I miss transistor radios. In the summer, I’d lie in bed, trying to stay awake, listening to the radio station of the New York Mets. Lindsey Nelson, Bob Murphy, and Ralph Kiner gave the play by play. They held out hope that somehow, someway, the Mets could turn it around and win the game. I held out hope that somehow, someway, I’d wake up and be a boy.
Transistor radios were magical. Portable. Cheap. SImple. They had an on switch, a volume control dial, a tuning dial, and an earphone jack. I still own a variety of boy toys that play music. My iPod and iPhone are the current pocket size devices that keep me connected me to my past.
For the first time in my life I am having trouble keeping up with technology. Not just computers and smart phones, but appliances that have too many bells and whistles. Unless it is made by Apple, I am no longer able to look at the box, unpack it, and go right to the quick-set-up-guide. I am doomed when the first step is to download the App and go into product settings.
I’ve always been good at setting stuff up. Cribs, IKEA furniture, stereo systems, or computer networks. I’m careful, I’m logical, I’m diligent, and I read the instructions. Lately, I’m afraid of turning into the angry old man who rails at the sales clerk that digital files are the devil’s handiwork and that nothing will ever sound as sweet as an analog LP (i.e. a vinyl record album) and a vacuum tube amplifier.
This summer, I installed a GE dehumidifier, a Haier 12,000 BTU portable air conditioner, an AT&T cordless telephone and answering machine, and I tweaked Donna’s PC when, according to Donna, it unilaterally decided to upgrade from Windows 7 to Windows 10. Each task required me to download a user manual or watch a video. Each one stumped me at some point during the set up. I now know way more than necessary about the appropriate default humidity setting for a damp basement (45%).
I also made the mistake of suggesting to Donna that she might want to give up her ancient Polar chest-strap heart rate monitor for a new Fitbit fitness tracker with a wrist heart rate monitor. Donna, who had a heart valve replacement 18 months ago, likes to wear her heart rate monitor at the gym, and also at home if she doesn’t feel right. I foolishly told her I’d do some research, buy one for her to try at home, set it up for her, and show her how to use it. She told me to keep it simple.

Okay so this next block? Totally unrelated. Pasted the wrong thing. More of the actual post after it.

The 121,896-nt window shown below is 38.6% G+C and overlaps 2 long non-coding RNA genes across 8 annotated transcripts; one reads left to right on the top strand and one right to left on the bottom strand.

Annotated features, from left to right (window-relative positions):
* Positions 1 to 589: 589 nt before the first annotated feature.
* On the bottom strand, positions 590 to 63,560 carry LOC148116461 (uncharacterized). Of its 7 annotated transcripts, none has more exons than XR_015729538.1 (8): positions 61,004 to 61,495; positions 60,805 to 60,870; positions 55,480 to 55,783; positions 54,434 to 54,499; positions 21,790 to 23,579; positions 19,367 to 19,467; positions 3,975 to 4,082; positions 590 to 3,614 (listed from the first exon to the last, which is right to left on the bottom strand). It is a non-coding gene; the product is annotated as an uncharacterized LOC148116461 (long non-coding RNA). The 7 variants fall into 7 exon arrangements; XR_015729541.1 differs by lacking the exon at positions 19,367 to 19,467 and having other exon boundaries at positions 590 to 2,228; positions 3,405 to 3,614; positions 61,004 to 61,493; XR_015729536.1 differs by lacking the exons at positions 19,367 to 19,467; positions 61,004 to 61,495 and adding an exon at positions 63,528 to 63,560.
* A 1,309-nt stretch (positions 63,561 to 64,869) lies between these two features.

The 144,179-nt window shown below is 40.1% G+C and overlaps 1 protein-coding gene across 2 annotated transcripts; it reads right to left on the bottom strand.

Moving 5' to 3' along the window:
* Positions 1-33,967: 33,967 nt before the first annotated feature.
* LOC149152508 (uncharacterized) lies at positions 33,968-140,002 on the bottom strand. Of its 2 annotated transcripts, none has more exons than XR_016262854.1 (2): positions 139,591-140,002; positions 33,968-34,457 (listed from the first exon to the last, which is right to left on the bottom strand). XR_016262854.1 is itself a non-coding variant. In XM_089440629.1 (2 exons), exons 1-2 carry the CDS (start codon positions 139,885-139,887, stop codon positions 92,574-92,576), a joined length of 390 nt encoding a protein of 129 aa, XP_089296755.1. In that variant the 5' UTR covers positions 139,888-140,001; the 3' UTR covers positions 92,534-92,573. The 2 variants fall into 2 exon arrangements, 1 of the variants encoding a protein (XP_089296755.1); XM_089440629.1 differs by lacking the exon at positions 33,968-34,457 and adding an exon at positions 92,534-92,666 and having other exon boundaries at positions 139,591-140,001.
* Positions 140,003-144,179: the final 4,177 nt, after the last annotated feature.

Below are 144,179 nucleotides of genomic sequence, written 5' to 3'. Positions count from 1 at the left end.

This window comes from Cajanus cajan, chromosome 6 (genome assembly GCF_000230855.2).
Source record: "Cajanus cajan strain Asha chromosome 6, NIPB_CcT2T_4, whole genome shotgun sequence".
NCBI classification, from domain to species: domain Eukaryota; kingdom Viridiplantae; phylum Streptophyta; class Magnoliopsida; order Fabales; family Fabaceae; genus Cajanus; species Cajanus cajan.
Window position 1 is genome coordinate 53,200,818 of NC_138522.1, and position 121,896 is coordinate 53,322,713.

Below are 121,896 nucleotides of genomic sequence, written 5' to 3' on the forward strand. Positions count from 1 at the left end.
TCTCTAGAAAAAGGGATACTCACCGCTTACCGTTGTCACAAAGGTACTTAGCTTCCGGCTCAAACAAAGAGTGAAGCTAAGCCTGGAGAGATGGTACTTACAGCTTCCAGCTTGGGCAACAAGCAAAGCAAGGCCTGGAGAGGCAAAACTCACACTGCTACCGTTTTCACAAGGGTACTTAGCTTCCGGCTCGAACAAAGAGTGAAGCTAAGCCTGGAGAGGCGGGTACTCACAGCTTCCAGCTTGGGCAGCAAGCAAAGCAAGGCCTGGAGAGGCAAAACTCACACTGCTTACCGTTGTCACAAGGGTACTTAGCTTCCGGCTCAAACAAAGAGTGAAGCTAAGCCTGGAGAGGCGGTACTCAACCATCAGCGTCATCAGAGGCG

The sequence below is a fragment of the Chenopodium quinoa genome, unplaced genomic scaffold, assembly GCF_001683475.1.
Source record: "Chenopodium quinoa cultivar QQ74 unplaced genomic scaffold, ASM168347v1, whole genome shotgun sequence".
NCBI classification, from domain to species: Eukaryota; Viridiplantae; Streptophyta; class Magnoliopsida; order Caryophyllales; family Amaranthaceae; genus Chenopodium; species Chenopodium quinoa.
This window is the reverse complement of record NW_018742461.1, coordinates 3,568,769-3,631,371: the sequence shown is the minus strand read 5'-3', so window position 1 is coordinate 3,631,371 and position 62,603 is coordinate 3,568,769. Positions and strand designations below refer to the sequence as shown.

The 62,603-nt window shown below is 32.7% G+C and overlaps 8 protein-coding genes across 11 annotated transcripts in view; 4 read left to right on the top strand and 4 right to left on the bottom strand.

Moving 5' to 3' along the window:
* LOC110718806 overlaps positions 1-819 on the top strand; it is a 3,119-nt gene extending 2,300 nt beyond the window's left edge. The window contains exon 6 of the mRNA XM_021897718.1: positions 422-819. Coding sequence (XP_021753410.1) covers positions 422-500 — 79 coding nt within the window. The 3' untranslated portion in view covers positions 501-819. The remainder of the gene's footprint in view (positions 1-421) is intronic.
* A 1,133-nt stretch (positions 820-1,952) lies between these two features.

I returned the Fitbit because it can not permanently default to display the heart rate screen. The Garmin, after modifying the default settings in the App, will continuously display the heart rate screen, but it will only update my heart rate when it thinks I am working out or walking. When I rest, it rests, and it only updates when I double tap the display screen. I finally called the Garmin customer support line, and they verified that there is no way to get a continuous heart rate reading while resting because it would drain the battery. This is not noted on the website, in the user’s manual, or on the App. I figured it out by trial and error, and in doing so I missed the 15 day deadline to return it.
I dread going to the sporting goods store to exchange the Garmin. I’m only going because there is a chance that someone who works there will be able to tell me if the Polar wrist monitor updates continuously. I don’t want to come home with another monitor that doesn’t do what I promised. The easiest thing would be to bring Donna back a “new and improved” chest-strap heart rate monitor, but I’m not yet ready to admit defeat. I still need to prove that I am Mx. Fix-It.
Notes: Ikea Masculinities and Handyman Competencies takes a personal look at one man’s issues in following instructions that are intended to be gender neutral. Although it is about furniture, it is relevant to my struggle with “smart” appliances.